apple watch

Is the Apple Watch the Ultimate Digital Product?

Sales of the Apple Watch exceeded most prognosticators’ expectations, topping one million on the first day of pre-ordering [1]. Why? The wristwatch business is an old one dominated by exquisite European watchmakers with a long history of unparalleled craftsmanship. Does digital technology trump craftsmanship after all? I claim the answer is “no.” Rather extreme personalization—regardless of technology—is what sells digital products like the Apple Watch. Furthermore, extreme personalization is no longer a luxury—it is a necessity. The Apple Watch represents another step toward the ultimate digital product—the device that knows you better than your psychoanalyst.

My wife and I dropped into the nearest Apple Store to satisfy our curiosity on preview day of the Watch. Neither one of us was serious about purchasing one until she came across the Mickey Mouse dial showing Mickey pointing to the minutes with one hand and the hours with another. When Mickey started tapping out the seconds with his foot, her attitude suddenly changed. Now she wants one. Her skepticism vanished when her emotional reaction kicked in.

Personalization and customization are two different things [2]. Mass customization has been defined as the method of “effectively postponing the task of differentiating a product for a specific customer until the latest possible point in the supply network” [3]. Wikipedia defines personalization as, “… using technology to accommodate the differences between individuals” [4]. Both bland definitions miss the point. Functionality and options are not what sells today’s high-tech products. Emotion does.

A custom product offers the consumer an array of options. Automobile manufacturers are masters of customization. But options are not personal. Personalization in the digital age equates roughly with emotional attachment. My wife became emotionally attached to the Apple Watch after she experienced the Mickey Mouse’s tapping foot. The Watch was no longer functional—it became personal. Personalization is about making a connection between consumer and product, regardless of what the product does. Personalization turns cold steel and semiconductor circuits into a human.

We are in the early days of the IoT era—Internet of Things—a vast new world of products ready for consumers to slavishly scoop up and devour. Most will fail because they emphasize functionality rather than personality. Connecting my refrigerator to the Internet so it can tell me when to buy more milk is a deal-killer. I don’t want to be bossed around by a know-it‐all refrigerator. But, a refrigerator with a dancing mouse, British accent, or YouTube video showing me how to make a meal out of its decaying contents is another thing. The more my refrigerator knows about me, the more I want it. The more it entertains me, the more I become emotionally attached.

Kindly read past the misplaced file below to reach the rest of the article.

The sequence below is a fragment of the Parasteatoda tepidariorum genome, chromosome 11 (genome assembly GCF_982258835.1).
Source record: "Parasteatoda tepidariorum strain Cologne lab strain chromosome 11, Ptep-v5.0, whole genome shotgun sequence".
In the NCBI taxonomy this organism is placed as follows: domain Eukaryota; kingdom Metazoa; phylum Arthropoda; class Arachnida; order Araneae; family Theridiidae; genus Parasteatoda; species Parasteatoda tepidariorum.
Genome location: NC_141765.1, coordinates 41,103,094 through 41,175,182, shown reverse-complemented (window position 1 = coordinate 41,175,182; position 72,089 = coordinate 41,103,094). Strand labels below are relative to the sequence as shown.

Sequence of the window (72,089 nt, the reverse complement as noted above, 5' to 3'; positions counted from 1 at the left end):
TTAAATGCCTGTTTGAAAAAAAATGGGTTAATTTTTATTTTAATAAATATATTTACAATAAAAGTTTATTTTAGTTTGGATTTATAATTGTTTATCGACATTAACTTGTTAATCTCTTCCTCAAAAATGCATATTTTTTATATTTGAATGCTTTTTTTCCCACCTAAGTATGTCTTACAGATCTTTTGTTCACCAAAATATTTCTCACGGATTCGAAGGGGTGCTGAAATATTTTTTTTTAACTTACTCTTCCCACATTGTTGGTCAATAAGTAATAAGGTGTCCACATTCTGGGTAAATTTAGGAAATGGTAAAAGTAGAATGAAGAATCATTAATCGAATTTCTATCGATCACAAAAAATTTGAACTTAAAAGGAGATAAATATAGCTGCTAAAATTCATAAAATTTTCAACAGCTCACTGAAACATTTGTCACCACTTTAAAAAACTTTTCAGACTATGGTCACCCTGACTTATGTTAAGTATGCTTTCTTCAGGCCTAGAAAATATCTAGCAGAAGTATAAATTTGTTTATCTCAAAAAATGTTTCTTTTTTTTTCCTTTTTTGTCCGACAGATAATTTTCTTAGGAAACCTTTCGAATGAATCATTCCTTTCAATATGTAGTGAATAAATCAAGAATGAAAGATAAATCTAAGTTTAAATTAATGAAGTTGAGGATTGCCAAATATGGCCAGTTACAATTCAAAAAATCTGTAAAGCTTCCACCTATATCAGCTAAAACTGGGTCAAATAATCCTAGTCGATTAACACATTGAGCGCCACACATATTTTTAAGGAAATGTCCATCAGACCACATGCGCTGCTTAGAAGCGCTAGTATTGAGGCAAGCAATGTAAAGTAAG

Future consumers may become interested in energy-saving IoT when energy bills skyrocket; cars drive themselves; houses talk to them; and e‐commerce sites shop for them, automatically. But, unless these smart devices incorporate a human emotion app, they will fail in the marketplace. Customization isn’t enough—personalization that evokes an emotional response is the future of IoT.

But my question is, “Are hi-tech companies becoming too personal?” An Internet bot can find social security numbers from Facebook pages; an analysis of click-through patterns via can determine what topics Google offers up; stigmergic patterns left behind by runners and cyclists tell Strava where we can be found; and your personal habits, desires, and thoughts are sold to advertisers on a microsecond-by-microsecond basis. This form of extreme personalization verges on invasion of privacy. When Disney finds out how much my wife loves the Mickey Mouse dial on the Apple Watch, what will Disney do—send her spam?

Future consumer devices will be sold on the basis of personality modules matched to a consumer’s likes and dislikes. Without an emotional attachment, a 100 GHz dishwasher with a 50 MHz Internet connection won’t convince me to switch out my dumb dishwasher. On the other hand, if my dishwasher is smarter than my honor student, can I trust it?


Van Grove, Jennifer. Apple Watch Sales Start Strong, Almost 1 Million Buyers Order on Day One. April 13, 2015. (Accessed May 1, 2015).

[2] Lewis, G. Ted. The Friction-Free Economy: Marketing Strategies For A Wired World. HarperBusiness, New York, 1997.

[3] Chase, Richard B., Jacobs, F. Robert, and Aquilano, Nicholas J. Operations Management for Competitive Advantage (11th ed.). McGraw-Hill/Irwin, New York, 2006, 419.

[4] Wikipedia contributors. Personalization. Wikipedia, The Free Encyclopedia.  (Accessed May 1, 2015).